The energy industry in Hawaii has been quickly making changes in order to adapt to solar power. This is a direct result of the high energy costs that are related to providing electricity to the island state. As a result, the state now boasts not only an abundance of solar resources, but also one of the largest per capita percentages of solar powered homes and businesses in the United States.
Solar Energy in Hawaii
Hawaii’s cost to import traditional energy sources, such as coal and petroleum are up to four times as higher as states on the mainland. This means that Hawaii is one of the states that has plenty of motivation in its efforts to become a top user of solar energy in the country, and the state is accomplishing this goal with huge incentives for property owners who choose to install solar panels.
Hawaii one was of the first states in the country to meet the socket parity for photovoltaics, and because of its location, the sun offers an abundance of natural energy.
The bulk of the island’s solar energy is distributed through solar panels in Hawaii as previously mentioned. The grid on the island has been finding ways to handle this unique challenge by creating solar technology that allows for the balancing of energy into areas of the island that has huge amounts of solar energy.
In fact, in 2017, the solar energy that was produced on the island and distributed accounted for almost 40% of all of the renewable energy sources that were made in the state. In addition, this renewable energy source also accounted for almost 10% of the energy sales in the state.
Brief History Of Solar Power In Hawaii
With its renewable portfolio standard, the state has a goal of having renewable energy use on the island to make up 40% of the total energy used on the island. This is one of two goals, with the deadline of meeting this goal scheduled for 2030. The second goal is to be at 100% renewable energy by 2045.
The electrical grids that service the state are spread throughout the islands, and they are relatively smaller than the grids seen on the mainland. When contractors have attempted to build distributed solar grids in certain areas it caused problems.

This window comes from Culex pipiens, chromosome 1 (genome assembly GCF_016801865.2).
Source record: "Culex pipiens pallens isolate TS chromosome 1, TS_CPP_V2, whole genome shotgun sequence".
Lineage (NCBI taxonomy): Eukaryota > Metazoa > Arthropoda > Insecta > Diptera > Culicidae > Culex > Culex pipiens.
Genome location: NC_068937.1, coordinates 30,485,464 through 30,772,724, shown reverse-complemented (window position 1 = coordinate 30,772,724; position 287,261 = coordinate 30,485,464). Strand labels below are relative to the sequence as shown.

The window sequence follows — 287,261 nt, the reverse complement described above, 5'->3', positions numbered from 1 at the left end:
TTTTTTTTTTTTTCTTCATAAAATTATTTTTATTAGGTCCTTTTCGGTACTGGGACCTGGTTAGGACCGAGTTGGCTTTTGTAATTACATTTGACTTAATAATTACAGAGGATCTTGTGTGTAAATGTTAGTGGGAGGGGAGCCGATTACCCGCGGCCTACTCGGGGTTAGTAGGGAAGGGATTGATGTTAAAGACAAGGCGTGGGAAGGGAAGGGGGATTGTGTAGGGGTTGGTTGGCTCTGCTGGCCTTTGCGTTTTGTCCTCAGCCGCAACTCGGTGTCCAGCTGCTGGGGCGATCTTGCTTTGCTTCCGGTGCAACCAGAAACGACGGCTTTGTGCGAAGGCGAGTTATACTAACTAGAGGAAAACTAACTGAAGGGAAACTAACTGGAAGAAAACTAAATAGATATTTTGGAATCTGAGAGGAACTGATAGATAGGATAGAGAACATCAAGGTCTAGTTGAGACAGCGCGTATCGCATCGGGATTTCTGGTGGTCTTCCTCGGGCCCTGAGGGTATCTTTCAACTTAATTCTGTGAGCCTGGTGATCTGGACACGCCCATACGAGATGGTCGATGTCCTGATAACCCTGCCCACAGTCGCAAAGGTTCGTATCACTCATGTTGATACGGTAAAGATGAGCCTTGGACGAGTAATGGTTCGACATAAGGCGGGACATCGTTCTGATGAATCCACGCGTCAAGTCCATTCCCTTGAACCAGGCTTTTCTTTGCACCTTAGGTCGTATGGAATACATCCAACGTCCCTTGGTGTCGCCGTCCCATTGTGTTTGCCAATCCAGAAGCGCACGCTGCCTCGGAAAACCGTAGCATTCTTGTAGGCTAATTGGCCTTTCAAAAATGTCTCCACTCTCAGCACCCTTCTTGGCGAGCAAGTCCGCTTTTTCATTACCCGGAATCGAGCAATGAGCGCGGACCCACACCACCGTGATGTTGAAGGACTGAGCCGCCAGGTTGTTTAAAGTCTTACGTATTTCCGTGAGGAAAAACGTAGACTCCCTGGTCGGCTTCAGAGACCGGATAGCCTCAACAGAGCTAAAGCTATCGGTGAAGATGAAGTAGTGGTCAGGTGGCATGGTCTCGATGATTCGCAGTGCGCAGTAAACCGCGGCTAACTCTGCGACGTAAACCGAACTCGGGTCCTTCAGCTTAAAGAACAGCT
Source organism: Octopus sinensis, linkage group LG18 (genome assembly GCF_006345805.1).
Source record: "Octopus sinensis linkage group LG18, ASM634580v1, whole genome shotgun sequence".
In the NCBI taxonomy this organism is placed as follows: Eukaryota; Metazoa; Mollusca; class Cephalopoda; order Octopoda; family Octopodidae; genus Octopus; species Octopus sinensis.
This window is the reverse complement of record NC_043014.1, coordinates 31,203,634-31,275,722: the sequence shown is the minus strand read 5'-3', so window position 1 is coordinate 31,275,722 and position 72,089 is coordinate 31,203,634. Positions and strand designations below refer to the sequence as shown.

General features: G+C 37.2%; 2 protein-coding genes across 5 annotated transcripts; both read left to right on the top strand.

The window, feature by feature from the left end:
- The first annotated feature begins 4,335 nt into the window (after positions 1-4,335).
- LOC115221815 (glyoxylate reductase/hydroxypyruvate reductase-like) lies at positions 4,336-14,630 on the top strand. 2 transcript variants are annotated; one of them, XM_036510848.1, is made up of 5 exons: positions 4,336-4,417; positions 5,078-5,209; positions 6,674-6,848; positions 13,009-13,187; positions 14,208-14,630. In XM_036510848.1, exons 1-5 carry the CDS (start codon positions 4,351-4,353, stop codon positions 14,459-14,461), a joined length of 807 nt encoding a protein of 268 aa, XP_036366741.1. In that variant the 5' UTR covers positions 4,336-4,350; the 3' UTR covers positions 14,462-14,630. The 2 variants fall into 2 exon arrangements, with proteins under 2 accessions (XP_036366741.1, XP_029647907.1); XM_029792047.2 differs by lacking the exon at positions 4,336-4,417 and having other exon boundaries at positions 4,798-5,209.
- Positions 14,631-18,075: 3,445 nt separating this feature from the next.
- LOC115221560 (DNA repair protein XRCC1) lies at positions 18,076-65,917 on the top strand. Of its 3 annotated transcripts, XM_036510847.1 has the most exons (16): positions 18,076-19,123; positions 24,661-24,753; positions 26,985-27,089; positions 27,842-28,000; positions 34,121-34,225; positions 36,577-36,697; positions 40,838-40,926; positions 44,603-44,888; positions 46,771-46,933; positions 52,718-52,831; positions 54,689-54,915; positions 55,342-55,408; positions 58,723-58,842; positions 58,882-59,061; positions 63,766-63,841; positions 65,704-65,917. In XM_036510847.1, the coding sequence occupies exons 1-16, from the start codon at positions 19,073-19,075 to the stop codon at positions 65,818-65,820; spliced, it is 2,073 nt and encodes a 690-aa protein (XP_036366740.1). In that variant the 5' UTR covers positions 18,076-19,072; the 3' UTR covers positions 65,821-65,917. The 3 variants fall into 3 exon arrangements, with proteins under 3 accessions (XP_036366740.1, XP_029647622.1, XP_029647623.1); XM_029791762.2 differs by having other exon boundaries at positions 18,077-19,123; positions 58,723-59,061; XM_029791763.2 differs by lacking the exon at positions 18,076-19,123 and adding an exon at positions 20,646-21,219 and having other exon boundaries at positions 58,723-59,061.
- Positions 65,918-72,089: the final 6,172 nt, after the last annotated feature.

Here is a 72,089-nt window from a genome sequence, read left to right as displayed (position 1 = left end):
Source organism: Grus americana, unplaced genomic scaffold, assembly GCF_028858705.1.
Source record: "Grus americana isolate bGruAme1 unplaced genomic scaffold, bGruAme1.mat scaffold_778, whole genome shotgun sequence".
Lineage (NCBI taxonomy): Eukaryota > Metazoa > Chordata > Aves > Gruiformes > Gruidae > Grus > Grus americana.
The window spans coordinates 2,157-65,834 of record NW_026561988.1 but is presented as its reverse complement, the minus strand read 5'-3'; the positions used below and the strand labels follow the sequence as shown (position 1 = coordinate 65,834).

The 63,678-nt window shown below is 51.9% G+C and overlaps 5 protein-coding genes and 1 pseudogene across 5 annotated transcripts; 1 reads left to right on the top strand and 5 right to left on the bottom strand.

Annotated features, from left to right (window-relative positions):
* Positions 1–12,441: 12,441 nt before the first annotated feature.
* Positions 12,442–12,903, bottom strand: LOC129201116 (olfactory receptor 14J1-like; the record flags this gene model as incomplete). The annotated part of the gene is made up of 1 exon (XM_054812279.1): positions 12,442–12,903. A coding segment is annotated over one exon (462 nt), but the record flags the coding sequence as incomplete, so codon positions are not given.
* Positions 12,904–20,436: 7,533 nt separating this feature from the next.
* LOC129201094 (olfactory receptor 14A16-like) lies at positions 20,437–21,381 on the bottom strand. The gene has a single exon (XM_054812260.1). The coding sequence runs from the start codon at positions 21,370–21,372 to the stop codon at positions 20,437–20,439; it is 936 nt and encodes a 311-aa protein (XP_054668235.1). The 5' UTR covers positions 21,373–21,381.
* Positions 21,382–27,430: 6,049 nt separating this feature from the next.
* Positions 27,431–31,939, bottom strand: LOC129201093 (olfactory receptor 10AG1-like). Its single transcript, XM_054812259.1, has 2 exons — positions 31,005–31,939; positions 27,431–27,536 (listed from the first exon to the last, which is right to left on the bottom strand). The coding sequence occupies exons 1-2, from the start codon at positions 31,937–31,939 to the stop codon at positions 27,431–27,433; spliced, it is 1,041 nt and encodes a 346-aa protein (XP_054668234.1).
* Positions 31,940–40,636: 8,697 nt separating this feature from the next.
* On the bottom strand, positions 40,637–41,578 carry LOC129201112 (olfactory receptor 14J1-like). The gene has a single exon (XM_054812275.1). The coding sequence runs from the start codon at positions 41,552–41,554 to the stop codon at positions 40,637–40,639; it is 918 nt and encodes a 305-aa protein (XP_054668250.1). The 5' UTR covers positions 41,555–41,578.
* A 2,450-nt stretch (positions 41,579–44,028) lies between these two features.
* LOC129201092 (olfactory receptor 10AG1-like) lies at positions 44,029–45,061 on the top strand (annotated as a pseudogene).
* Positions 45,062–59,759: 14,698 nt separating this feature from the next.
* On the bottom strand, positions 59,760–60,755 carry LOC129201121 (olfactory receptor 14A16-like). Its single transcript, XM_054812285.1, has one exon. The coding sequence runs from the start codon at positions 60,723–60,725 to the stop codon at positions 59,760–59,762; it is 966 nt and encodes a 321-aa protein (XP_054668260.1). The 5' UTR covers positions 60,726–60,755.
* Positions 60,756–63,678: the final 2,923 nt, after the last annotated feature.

It eventually led to HECO (Hawaiian Electric Company) rolling back its net-metering program. This program offered solar home and business customers reimbursements for the extra electricity they returned to the electrical grid. It was not too long after this rollback that solar customers could no longer justify the costs of installing solar panels, and the island saw a sharp decline in solar energy use.
New Solar Panels Laws
In 2019, HECO reversed its stance once again. The new law allows solar energy customers to once again connect to the grid and receive credit for all of the energy their properties return to the grid.
Referred to as the ‘Customer Grid Supply Plus‘, it allows for residential solar customers who do not use batteries the opportunity to use solar energy as their main source of energy. Extra electricity is returned to the grid. However, there are a few caveats to this law that solar energy customers should be aware of.
Solar Payback Credit For Using Solar Panels In Hawaii
Homeowners and business owners can choose to purchase a solar energy system that includes solar panels, or they can choose to lease. Studies have shown that property owners that choose the purchase option see the greatest return on their investment over time. However, choosing to pay for solar panels requires a huge upfront payment.
The state has unique laws on how the ‘solar payback’ is distributed among customers. As previously mentioned, the Customer Grid Supply Plus program allows customers to use the solar energy that is generated by their solar panels, but the excess energy is given HECO. HECO then distributes this excess solar energy to other customers.
So, what does this mean? Under this program, customers can use as much solar energy that their system creates as long as the sun is shining. Once the sun goes down, the extra energy is recycled.
In most of the other states, customers are given complete credit for all of their solar energy. Whatever energy they need during the night is cancelled out by the amount of energy they have already sent to the grid.
On the other hand, in Hawaii, customers receive what is known as a reduced cost credit for the extra electricity. For example, if a customer lives on the island of Maui, and they are paying $.20 per kWh (kilowatt hour), another customer on Oahu may only be $0.159 for each kilowatt per hour.
The reduced cost credit makes it very difficult to estimate just how much a customer will be saving, and this is one of the reasons why solar customers in Hawaii are calling for change in the way HECO calculates and credits customers for solar energy and solar PV panel use.